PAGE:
December 5, 2022

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Awesome Business

Pfizer/Flynn medicine monopoly and the NHS: A corporate exploitation of public resources in the United Kingdom

6 min read

*** On July 21, 2022, the United Kingdom’s Competition and Markets Authority (CMA) fined pharmaceutical companies Pfizer Inc. and Flynn Pharma Limited £63 million and £6 million respectively.

The fines levied against these companies are the result of them abusing their market position as a means to overcharge the UK National Health Service (NHS) for Phenytoin Sodium, a crucial, life-saving anti-seizure medicine. Overnight, the two companies raised the price of the drug by 2600%, increasing the cost of 100mg packs from £2.83 to £67.50, and then reducing them to £54.87. As a result of the price increases, NHS expenditure on phenytoin sodium capsules increased from about £2 million a year in 2012 to about £50 million in 2013.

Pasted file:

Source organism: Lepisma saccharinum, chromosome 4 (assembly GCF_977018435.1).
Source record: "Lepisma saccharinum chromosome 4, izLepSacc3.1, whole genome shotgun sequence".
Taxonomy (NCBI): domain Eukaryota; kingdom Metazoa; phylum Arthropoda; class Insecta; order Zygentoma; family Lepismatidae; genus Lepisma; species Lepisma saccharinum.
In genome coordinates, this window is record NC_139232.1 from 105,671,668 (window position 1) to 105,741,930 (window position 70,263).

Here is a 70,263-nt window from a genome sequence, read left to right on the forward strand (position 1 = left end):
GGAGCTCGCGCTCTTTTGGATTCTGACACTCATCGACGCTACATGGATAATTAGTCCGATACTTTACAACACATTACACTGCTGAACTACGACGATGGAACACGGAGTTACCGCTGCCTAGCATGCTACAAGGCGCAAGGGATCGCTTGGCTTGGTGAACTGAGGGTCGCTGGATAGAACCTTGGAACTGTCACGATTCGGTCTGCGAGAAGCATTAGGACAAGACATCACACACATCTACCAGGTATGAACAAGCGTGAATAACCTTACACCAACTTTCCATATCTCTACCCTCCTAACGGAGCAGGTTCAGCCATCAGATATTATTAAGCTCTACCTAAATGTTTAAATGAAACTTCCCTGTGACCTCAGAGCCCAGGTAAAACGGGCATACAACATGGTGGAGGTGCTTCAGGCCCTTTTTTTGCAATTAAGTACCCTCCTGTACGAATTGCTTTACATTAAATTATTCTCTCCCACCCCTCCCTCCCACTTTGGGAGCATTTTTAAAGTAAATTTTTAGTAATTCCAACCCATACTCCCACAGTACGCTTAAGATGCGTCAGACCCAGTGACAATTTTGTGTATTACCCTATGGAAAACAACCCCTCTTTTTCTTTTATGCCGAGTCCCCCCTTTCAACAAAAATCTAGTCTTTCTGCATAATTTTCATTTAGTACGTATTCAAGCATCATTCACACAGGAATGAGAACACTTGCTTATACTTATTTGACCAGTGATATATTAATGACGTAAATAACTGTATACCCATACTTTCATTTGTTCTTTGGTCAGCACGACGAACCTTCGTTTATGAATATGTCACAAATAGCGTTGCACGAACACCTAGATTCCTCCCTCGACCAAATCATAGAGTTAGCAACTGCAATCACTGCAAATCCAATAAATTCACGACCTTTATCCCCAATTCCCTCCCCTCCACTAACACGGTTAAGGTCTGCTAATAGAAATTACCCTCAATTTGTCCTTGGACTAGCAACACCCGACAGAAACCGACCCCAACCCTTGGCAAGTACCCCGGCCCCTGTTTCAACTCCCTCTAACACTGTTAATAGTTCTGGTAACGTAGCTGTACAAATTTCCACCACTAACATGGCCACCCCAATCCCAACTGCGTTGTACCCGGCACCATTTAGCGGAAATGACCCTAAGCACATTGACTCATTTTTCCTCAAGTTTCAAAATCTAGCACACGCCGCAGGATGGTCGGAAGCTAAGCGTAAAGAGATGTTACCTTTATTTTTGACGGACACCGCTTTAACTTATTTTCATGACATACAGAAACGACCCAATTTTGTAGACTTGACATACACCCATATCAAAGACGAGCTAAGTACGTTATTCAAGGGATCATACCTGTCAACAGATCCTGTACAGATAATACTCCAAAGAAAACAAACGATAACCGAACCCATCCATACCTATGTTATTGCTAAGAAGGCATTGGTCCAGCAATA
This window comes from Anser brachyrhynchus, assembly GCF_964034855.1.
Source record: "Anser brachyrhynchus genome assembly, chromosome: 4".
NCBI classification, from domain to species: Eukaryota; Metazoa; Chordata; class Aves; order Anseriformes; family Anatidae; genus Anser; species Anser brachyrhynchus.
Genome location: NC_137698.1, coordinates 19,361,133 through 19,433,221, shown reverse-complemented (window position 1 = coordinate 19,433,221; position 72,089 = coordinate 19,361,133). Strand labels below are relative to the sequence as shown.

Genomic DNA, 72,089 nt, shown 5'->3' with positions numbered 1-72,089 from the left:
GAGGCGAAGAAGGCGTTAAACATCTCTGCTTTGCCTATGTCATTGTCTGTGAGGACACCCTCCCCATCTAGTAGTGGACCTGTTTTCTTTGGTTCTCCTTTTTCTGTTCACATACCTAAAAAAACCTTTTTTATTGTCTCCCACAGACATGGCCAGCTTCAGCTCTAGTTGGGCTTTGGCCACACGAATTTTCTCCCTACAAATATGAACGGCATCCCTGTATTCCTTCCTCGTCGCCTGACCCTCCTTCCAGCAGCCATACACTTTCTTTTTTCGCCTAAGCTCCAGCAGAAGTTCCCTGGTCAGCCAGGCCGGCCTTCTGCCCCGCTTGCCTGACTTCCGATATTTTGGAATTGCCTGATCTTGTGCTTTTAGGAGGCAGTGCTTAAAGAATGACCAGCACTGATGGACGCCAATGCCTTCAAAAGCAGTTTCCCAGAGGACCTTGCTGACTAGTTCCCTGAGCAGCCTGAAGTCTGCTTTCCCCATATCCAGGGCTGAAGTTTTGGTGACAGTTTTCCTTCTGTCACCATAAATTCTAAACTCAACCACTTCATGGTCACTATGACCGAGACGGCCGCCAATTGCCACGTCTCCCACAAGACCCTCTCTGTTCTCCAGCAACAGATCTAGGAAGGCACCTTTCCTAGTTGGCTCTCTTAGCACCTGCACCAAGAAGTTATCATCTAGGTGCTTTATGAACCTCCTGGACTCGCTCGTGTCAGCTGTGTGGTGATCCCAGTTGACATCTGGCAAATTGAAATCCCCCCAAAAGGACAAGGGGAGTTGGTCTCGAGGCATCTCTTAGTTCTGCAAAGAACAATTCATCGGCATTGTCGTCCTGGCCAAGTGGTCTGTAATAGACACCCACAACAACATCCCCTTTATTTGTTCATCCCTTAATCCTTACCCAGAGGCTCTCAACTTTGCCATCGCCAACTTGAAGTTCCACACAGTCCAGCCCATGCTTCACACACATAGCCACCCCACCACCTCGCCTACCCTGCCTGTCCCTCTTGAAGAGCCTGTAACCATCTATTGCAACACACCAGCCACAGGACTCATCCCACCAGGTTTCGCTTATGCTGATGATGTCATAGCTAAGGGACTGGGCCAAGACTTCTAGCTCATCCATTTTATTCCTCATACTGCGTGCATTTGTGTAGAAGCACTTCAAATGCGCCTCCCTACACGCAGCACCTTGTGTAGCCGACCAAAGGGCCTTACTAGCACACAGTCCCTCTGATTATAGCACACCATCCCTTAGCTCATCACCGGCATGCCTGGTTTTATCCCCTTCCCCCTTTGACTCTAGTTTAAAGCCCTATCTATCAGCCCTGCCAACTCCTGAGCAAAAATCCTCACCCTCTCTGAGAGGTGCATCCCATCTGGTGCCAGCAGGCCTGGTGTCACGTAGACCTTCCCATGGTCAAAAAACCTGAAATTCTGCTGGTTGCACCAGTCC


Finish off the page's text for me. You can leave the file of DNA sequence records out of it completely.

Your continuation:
As a result of the price increases, NHS expenditure on phenytoin sodium capsules increased from about £2 million a year in 2012 to about £50 million in 2013. The prices of the drug in the UK have also been many times higher than Pfizer’s prices for the same drug in any other European country.” Critically, Pfizer and Flynn did not raise the price of the drug across the international market, instead targeting the UK with arguably exploitative behavior. This indicates that the price hikes relate less to the material cost of producing the drug, rather, this points to a particular loophole that the companies believed that they could abuse within the UK market at the expense of millions of pounds of British taxpayers’ money and significant risk to lives.